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R.I. settles with 2 more gas refiners over MTBE contamination

The settlements bring the total amount recovered from MTBE lawsuits to $19.85 million, which supports ongoing cleanup of MTBE by the R.I. Department of Environmental Management

British Petroleum will pay $205,000 in principle, and Coastal Corporation will pay $940,000, Neronha’s office said.Simon Dawson/Photographer: Simon Dawson

PROVIDENCE — Attorney General Peter Neronha’s office settled lawsuits against two more gasoline refiners alleged to have caused pollution of Rhode Island’s soil and groundwater with a gas additive called MTBE.

Coastal Corporation will pay $940,000 and British Petroleum will pay $205,000 in principle, Neronha’s office said. The money will be dedicated to ongoing work to clean up MTBE, or methyl tertiary-butyl ether, by the Rhode Island Department of Environmental Management.

The settlements bring the total amount recovered by Rhode Island from MTBE lawsuits to $19.85 million. The state previously settled with refiners Shell, Sunoco, CITGO, Hess, Total Petrochemicals & Refining USA, Inc., Marathon, Conoco, Chevron, Irving, and Valero.


The state’s litigation against ExxonMobil is still ongoing. A class action lawsuit ended in a separate settlement with ExxonMobil in 2012 over the 2001 contamination of Pascoag’s water supply, Neronha’s office said.

“MBTE contamination of public water supplies poses a significant public health and safety risk, one which oil and gas companies knew about well before the public did,” Neronha said in a news release. “The work to remediate contaminated water supplies continues, and the funds recovered to date, now totaling nearly $20 million, will be exclusively dedicated to doing that work. In the meantime, this Office remains strongly committed to ensuring that the remaining oil and gas defendants are held responsible for the damage they have caused to the people of Rhode Island and the environment.”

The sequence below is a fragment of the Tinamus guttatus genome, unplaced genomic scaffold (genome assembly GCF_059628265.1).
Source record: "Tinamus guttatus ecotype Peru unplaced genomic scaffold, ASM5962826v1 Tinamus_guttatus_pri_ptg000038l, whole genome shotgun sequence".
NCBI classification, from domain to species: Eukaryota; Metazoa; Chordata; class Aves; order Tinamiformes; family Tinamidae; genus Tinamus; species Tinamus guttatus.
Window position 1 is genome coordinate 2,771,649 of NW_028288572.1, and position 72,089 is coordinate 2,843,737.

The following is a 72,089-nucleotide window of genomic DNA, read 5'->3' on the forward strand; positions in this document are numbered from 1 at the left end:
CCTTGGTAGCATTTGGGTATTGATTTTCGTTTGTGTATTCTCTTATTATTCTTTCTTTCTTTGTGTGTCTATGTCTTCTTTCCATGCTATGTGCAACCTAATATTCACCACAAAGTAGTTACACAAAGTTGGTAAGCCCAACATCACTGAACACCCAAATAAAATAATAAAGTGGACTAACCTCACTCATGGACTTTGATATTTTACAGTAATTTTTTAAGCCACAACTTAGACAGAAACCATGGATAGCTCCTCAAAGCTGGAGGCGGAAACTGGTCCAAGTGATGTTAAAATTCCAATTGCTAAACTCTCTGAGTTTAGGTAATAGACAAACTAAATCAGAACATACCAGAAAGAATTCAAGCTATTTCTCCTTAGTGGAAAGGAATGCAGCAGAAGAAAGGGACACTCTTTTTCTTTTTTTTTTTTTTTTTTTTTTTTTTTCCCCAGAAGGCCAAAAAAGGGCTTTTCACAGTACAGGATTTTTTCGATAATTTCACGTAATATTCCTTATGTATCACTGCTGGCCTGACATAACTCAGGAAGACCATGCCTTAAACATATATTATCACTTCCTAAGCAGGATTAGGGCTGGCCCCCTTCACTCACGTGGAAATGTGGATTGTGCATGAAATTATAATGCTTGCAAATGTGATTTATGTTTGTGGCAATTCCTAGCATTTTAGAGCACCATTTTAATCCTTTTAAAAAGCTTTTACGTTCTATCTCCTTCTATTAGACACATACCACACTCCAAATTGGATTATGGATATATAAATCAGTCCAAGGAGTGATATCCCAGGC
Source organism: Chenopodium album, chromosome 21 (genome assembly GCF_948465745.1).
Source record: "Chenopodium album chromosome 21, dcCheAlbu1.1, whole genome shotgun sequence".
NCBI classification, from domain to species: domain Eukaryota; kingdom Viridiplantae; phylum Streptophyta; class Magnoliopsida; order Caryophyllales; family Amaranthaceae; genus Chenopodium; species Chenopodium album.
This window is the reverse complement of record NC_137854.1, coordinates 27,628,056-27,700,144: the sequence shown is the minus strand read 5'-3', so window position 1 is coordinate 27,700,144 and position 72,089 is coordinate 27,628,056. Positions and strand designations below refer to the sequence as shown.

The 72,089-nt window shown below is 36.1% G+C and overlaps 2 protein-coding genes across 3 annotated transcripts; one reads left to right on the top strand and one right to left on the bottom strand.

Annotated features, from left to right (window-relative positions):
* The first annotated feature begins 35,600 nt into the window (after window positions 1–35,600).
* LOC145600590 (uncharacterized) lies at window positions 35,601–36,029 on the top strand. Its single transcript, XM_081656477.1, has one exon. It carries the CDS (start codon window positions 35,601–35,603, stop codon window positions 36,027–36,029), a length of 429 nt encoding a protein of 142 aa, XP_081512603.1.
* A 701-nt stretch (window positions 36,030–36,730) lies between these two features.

According to Neronha’s office, MTBE has leaked from underground storage tanks, like the ones found at gas stations, contaminating groundwater and soil in Rhode Island and around the country. MTBE is considered a probable human carcinogen, and, banned in Rhode Island since 2007, is expensive to clean up and poses serious health risks even at very low levels.

Rhode Island’s suit, originally filed in 2016, alleges that the defendants “promoted, marketed, distributed, supplied, and sold gasoline and other petroleum products containing MTBE, when they knew, or reasonably should have known, that MTBE would be released into the environment and cause contamination in Rhode Island’s water supply — threatening public health and welfare,” Neronha’s office said.


Brian Amaral can be reached at brian.amaral@globe.com. Follow him on Twitter @bamaral44.